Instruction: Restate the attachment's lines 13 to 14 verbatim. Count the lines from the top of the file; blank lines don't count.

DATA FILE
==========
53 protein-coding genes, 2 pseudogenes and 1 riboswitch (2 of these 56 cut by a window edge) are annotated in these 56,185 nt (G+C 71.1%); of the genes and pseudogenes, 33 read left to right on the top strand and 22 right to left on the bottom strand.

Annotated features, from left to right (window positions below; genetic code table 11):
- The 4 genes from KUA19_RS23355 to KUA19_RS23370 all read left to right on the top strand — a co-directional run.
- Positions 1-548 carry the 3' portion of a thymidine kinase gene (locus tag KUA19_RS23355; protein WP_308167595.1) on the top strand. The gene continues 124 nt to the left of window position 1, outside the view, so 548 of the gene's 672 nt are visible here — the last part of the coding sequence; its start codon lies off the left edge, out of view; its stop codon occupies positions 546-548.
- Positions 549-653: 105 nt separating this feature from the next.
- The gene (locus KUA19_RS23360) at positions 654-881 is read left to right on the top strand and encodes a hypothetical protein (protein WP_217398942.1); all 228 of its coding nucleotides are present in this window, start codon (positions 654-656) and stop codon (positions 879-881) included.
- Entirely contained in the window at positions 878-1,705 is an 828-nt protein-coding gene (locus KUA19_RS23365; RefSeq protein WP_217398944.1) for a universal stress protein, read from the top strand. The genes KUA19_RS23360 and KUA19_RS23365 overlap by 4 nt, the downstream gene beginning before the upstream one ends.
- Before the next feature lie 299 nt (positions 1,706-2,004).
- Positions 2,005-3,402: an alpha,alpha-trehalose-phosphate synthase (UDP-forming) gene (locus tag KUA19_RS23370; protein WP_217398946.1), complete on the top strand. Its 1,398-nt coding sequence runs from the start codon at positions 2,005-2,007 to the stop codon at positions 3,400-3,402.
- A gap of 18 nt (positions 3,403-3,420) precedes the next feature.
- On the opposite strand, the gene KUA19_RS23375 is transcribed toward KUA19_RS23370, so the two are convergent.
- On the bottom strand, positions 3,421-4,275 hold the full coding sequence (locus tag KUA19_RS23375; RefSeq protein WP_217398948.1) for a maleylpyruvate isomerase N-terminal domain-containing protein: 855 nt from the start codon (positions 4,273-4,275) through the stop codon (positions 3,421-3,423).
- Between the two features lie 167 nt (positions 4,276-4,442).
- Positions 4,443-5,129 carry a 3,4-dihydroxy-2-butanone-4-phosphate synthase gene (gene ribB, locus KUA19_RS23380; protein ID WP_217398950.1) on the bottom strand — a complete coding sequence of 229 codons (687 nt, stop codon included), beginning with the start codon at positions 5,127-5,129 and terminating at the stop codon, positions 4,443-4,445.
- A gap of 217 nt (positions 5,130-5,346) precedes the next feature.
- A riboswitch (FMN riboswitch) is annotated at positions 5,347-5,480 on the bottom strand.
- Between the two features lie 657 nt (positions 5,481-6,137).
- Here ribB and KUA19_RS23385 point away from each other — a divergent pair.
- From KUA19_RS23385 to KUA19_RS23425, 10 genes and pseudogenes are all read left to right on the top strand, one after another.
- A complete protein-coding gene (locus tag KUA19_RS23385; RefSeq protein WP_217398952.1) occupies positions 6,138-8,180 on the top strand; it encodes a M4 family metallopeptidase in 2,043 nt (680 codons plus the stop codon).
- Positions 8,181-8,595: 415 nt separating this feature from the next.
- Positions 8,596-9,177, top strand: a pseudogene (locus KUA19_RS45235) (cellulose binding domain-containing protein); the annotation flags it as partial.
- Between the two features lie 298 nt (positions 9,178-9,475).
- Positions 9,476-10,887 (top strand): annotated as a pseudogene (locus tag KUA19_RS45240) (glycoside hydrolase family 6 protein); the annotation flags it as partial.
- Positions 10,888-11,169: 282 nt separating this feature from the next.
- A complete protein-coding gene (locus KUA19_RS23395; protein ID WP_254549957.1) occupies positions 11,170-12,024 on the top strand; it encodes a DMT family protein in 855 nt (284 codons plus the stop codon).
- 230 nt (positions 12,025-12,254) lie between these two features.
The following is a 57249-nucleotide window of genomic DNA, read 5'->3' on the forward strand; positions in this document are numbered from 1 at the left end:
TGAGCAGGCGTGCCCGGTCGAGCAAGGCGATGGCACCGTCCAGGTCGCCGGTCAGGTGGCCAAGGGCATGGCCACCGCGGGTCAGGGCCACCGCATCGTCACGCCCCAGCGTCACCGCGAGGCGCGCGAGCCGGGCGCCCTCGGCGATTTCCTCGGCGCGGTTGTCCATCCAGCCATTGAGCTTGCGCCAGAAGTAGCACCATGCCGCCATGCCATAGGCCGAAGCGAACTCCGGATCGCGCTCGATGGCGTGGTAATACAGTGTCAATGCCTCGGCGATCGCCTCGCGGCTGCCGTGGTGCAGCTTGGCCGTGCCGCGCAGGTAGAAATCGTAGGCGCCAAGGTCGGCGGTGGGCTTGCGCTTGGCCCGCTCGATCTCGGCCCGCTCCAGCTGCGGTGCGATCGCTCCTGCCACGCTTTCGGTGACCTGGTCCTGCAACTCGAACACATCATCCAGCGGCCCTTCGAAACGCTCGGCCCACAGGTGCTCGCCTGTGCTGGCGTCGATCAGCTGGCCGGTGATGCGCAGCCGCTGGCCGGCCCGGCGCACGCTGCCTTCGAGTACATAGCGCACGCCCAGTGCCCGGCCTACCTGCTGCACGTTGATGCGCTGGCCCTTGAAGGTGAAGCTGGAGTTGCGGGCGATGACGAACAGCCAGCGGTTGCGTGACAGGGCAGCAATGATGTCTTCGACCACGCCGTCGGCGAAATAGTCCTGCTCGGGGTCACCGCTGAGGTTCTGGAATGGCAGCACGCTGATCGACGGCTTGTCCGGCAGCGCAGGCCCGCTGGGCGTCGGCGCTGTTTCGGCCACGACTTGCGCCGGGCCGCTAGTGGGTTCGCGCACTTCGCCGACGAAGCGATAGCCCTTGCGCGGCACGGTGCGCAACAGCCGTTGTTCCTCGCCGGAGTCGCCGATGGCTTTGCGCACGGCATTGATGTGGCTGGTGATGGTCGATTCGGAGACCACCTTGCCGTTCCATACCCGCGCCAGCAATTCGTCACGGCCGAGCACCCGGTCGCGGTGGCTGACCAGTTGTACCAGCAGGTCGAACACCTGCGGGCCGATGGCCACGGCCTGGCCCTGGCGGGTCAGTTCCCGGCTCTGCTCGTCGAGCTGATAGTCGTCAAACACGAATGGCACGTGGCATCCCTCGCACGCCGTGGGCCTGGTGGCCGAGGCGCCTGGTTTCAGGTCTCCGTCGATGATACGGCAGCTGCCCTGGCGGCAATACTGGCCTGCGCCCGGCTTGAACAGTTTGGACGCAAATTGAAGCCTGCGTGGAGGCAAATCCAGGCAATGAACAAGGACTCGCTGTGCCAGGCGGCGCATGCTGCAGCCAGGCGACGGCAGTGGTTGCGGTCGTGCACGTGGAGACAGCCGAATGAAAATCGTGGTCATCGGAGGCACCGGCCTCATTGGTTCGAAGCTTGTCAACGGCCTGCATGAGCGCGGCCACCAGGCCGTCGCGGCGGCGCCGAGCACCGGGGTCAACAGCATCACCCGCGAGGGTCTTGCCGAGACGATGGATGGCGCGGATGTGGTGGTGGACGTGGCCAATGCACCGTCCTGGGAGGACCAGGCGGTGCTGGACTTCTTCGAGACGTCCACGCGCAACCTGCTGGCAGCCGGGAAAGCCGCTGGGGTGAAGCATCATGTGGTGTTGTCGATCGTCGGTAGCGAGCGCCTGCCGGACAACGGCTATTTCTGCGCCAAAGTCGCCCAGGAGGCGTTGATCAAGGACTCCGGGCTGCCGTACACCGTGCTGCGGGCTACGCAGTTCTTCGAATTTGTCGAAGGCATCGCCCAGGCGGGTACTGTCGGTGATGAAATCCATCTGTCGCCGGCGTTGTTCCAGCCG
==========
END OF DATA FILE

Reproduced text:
- Between the two features lie 167 nt (positions 4,276-4,442).
- Positions 4,443-5,129 carry a 3,4-dihydroxy-2-butanone-4-phosphate synthase gene (gene ribB, locus KUA19_RS23380; protein ID WP_217398950.1) on the bottom strand — a complete coding sequence of 229 codons (687 nt, stop codon included), beginning with the start codon at positions 5,127-5,129 and terminating at the stop codon, positions 4,443-4,445.